School board supports reading programs |

School board supports reading programs

Taylor Eisenman, of the Record staff

On Tuesday, Nov. 20, Park City’s school board voted to continue supporting the K-3 Reading Improvement Program, a bill enacted by the Utah Legislature in 2004 in which the state provides matching funds to help districts achieve Utah’s goal of having third-graders read at or above reading level.

With those funds, Park City School District has placed reading specialists and developed reading centers in every elementary school, and implemented a tiered approach to providing students instruction and intervention.

At Parley’s Park Elementary School, different levels of help are provided to students. "If kids are really struggling, they’re placed in the reading center," said Katherine Martz, outreach coordinator for Parley’s Park’s reading programs. She said the next step for students is STAR (Student Tutoring Achievement for Reading), which provides research-based tutoring in 30-minute lessons that can be used by professionals, parents or volunteers.

Parley’s Park’s reading center offers small group instruction with teachers, "it’s our intervention for students who need help, but it is still a supplement to classroom instruction," Martz said. "STAR is used as a bridge for those students who were in the reading center."

The final level of support is the school’s fluency clinic, which happens before school from 7:50 to 8:20 a.m. "The clinic is daily practice for kids," Martz said. "It’s a program where kids keep progressing."

STAR and the clinic are run with the help of volunteers. "The number of students we can serve is dependent upon the number of volunteers we have," Martz said. For STAR, she said they are only able to take five kids into the program because of the shortage of volunteers.

STAR volunteers must commit to coming in twice a week for a half an hour during regular school hours (8:20 a.m. to 3:05 p.m.). Matching up a volunteer with a student can be somewhat of a jigsaw puzzle, said Martz, because you have to coordinate the student’s schedule and the volunteers.

"It’s nice when volunteers say they can come in whenever it works best for the students," Sherie Gibson, reading specialist at the elementary school, said. While this year’s volunteers are very experienced, Gibson said that Martz tailors all volunteers’ training to their background and experience.

STAR volunteer Mary Heddens said she has always been an avid reader, and "I like to pass that on to others." She spoke of the need for more volunteers as well. "I really urge people to do it. It’s a small amount of time requirement for such big rewards, and then we can have more students," she said.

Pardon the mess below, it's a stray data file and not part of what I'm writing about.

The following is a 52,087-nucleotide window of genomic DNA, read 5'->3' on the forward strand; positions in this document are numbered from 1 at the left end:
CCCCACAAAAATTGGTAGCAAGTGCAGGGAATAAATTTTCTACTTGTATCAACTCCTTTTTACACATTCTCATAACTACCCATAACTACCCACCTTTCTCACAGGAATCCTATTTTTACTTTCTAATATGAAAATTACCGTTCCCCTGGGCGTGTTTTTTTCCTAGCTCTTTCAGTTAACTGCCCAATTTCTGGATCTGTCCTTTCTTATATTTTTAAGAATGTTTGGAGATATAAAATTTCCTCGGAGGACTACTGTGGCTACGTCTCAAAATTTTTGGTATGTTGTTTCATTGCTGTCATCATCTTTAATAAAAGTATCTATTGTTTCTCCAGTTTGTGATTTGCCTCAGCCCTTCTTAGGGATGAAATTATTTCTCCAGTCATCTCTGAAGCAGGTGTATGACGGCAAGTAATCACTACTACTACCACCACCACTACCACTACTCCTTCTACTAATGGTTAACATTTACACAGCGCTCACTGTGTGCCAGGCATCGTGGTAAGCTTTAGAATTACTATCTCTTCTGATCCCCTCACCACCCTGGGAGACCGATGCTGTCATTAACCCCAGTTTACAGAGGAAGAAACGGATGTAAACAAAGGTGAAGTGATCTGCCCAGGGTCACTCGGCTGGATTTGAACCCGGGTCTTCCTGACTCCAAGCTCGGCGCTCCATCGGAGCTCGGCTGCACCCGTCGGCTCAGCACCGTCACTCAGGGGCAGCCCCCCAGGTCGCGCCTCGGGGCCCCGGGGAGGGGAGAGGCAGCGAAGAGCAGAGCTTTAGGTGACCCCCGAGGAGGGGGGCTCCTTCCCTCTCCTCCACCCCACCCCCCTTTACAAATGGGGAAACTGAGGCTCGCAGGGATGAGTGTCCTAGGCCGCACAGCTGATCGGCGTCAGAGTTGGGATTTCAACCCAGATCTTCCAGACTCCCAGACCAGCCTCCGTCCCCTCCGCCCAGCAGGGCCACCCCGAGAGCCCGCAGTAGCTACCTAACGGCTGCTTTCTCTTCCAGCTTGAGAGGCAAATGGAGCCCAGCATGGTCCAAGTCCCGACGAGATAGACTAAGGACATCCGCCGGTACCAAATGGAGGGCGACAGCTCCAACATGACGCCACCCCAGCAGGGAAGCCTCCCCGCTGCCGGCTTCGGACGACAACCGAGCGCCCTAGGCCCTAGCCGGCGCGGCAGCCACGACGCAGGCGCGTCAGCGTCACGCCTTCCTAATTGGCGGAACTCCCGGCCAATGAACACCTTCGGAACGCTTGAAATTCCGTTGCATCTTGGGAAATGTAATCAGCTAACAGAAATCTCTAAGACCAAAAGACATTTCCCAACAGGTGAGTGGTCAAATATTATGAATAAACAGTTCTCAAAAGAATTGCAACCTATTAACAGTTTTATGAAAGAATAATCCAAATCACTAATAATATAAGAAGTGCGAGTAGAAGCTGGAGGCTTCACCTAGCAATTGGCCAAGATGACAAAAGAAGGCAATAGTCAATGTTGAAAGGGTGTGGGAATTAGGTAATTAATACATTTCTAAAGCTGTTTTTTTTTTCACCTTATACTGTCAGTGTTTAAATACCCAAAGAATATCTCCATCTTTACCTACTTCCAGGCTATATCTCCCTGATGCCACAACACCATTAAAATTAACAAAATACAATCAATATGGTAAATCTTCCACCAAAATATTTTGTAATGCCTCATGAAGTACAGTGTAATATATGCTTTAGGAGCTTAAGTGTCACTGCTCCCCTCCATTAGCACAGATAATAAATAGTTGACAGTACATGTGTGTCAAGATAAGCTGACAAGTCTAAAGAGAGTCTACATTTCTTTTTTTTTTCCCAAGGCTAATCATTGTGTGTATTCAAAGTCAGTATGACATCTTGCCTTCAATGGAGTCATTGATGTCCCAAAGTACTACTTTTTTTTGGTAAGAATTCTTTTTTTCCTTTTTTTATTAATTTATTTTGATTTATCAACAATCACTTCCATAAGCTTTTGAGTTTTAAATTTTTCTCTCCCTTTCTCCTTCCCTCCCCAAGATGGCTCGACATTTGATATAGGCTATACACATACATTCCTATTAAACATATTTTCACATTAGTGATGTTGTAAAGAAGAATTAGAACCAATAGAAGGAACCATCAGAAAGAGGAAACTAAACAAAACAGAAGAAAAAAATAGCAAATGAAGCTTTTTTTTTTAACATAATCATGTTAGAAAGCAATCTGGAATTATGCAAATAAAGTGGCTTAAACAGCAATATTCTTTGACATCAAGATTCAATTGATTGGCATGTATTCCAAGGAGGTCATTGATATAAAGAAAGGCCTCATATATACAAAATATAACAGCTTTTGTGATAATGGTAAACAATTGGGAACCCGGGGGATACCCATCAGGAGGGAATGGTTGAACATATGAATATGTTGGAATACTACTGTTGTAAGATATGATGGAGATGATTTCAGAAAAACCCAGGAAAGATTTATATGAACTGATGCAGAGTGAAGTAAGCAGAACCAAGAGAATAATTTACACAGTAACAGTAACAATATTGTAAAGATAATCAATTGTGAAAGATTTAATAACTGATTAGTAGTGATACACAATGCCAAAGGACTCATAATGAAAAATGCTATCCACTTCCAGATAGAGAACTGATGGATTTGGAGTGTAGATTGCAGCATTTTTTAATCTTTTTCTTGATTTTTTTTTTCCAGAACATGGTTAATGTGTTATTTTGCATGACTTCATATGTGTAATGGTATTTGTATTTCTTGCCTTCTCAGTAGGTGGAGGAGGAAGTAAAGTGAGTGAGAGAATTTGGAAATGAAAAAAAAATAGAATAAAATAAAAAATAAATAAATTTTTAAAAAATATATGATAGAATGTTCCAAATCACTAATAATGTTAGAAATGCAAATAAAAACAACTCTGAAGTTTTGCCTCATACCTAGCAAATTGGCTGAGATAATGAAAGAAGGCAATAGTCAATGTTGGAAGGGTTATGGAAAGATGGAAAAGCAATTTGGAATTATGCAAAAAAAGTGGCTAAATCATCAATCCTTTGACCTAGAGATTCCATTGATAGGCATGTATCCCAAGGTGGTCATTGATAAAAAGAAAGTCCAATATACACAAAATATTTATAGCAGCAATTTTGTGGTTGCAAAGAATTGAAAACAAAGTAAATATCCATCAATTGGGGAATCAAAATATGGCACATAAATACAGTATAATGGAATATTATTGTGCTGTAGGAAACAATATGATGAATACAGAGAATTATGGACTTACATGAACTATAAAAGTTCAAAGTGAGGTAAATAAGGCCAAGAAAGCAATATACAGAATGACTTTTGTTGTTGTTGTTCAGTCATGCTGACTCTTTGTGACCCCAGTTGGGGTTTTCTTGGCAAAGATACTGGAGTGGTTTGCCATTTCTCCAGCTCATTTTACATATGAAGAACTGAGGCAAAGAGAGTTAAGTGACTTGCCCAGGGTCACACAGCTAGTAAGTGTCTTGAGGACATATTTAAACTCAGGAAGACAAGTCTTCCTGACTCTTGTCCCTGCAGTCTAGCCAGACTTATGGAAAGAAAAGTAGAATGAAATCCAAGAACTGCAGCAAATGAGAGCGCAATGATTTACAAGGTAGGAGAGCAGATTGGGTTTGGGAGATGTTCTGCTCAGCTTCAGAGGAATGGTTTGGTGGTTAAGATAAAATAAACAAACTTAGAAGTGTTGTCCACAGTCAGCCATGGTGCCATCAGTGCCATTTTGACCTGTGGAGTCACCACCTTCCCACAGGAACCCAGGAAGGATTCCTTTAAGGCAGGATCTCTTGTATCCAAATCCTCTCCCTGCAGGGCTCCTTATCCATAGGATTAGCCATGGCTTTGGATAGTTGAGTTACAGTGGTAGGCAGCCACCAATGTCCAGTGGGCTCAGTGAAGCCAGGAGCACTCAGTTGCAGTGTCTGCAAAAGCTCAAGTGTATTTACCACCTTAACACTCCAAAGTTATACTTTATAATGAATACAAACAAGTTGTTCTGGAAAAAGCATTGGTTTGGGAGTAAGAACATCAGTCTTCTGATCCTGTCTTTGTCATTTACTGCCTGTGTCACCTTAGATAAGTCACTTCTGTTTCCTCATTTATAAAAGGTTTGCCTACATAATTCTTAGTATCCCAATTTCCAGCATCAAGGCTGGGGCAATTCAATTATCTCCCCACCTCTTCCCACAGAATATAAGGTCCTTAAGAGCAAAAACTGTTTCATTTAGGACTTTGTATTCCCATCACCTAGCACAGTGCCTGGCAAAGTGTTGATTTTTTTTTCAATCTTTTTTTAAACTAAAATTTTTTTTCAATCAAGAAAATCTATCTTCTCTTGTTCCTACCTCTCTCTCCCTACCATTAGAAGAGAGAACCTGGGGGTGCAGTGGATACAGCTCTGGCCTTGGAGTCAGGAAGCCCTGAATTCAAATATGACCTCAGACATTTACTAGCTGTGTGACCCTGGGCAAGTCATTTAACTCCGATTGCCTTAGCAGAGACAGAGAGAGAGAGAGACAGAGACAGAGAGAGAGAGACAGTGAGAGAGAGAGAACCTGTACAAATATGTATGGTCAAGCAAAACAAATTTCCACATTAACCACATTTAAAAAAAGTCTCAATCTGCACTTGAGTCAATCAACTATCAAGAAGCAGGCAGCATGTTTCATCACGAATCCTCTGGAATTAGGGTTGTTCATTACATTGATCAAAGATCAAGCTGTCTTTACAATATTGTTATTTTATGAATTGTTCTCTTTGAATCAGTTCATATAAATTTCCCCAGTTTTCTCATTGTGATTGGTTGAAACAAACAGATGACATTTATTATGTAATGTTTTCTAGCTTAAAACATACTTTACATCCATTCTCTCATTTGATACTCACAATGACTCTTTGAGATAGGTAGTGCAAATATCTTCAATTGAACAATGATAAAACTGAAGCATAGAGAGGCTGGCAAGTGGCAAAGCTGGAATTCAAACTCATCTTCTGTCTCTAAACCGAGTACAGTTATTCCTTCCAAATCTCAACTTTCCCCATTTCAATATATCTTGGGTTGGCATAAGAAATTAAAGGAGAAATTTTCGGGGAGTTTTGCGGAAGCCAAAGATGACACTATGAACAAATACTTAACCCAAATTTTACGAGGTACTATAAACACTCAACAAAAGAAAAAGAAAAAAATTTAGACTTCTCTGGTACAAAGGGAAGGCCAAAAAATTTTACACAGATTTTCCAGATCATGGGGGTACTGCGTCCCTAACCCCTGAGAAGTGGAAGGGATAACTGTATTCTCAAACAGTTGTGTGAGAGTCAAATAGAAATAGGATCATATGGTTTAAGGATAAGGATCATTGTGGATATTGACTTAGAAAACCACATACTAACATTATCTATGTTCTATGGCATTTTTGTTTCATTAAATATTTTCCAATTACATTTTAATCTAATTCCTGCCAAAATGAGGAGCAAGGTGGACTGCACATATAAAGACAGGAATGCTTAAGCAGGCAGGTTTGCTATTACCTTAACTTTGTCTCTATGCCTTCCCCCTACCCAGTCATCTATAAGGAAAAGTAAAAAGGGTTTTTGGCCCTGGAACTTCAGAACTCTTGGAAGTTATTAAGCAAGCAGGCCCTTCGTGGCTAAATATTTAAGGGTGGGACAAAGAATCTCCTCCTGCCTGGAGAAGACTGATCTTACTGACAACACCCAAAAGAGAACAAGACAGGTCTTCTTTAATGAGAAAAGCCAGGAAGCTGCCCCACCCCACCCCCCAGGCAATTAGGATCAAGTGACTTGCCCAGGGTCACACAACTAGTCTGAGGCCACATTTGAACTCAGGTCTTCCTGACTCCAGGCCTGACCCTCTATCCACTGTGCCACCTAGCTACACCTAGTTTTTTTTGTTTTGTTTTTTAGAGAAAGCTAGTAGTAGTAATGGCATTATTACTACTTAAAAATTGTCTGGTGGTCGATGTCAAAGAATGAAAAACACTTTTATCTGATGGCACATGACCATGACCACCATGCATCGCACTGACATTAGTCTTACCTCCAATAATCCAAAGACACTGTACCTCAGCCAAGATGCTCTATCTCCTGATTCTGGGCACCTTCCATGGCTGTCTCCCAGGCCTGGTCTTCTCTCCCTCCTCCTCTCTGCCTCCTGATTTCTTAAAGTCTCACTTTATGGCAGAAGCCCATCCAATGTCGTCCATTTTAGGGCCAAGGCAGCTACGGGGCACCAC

Her student, second-grader Marquel Solipa, sets everything up in the morning for the two of them and then waits at the door for Hedden to arrive. "He’s a very eager reader," Hedden said. Solipa’s favorite book is "About the Seasons," and he said he likes to read the teacher’s part and the student part.

"It turns out to be a win-win for the students and the tutors," Martz said. "Students become better readers, and the tutors get a neat relationship and get to witness the student’s growth."

Volunteer Brenda Lake works with two students twice a week tutoring for the STAR program. "I feel like I’m helping somebody get ahead and become a better reader," she said. "I get to spend a whole year together with a student and watch them progress, and I feel like I am contributing to our town."

Many other volunteers are contributing their time in the fluency clinic. This year, Gibson and Martz decided that every student who had passed the fluency clinic and was in fifth-grade could become a volunteer.

"We have students who were English Language Learners that are now tutors," Martz said. "It’s really inspiring for kids who are in the clinic to strive to become volunteers."

Fifth-grader, Sharon Zhu, is one of those volunteers. He said he got nominated to volunteer and he comes almost every day. For him, the clinic is important because, "we need to be able to read so that we have the knowledge to learn and to have power."

Zhu is tutoring third-grader Aydon Lee. "The clinic is fun," he said. "I’m getting better at reading really fast."

Paula Garcia is another ELL student turned clinic volunteer. "When I was in the program, it was fun passing the different levels, and now it feels great to volunteer and tell other kids what they are doing wrong so they can get better at it," she said.

Success stories like these are not uncommon. Jennifer Billow’s son Jeremy entered Parley’s Park’s reading center as a first-grader in March of 2003. "He was really behind in reading, which we didn’t realize at first," she said. "I think as time went on, it became apparent that he was falling behind and losing confidence."

Jeremy also joined the fluency clinic in January of his second-grade year. "It was like a booster shot for him," Billow said. "It just made everything click." the end of second grade, Jeremy was reading at grade level. In third grade, he wasn’t in any of Parley’s Park’s reading programs anymore, and by fourth grade he had won a Super Reader award.

Jeremy is now a sixth-grader at Ecker Hill Middle School. "He was supposed to read 1,000 pages for the first quarter, but he read 2,000," Billows said. "I truly believe that it all goes back to the reading center and fluency clinic. If those things weren’t available, I don’t think he’d love reading as much."

Billows volunteered at the fluency clinic for the next two years after Jeremy was in the program. "I just wanted to give back to the program," she said. "It doesn’t take a lot of time, and it’s very gratifying, especially when you see the smile on the kids’ faces when they get to pass on to another reading level."

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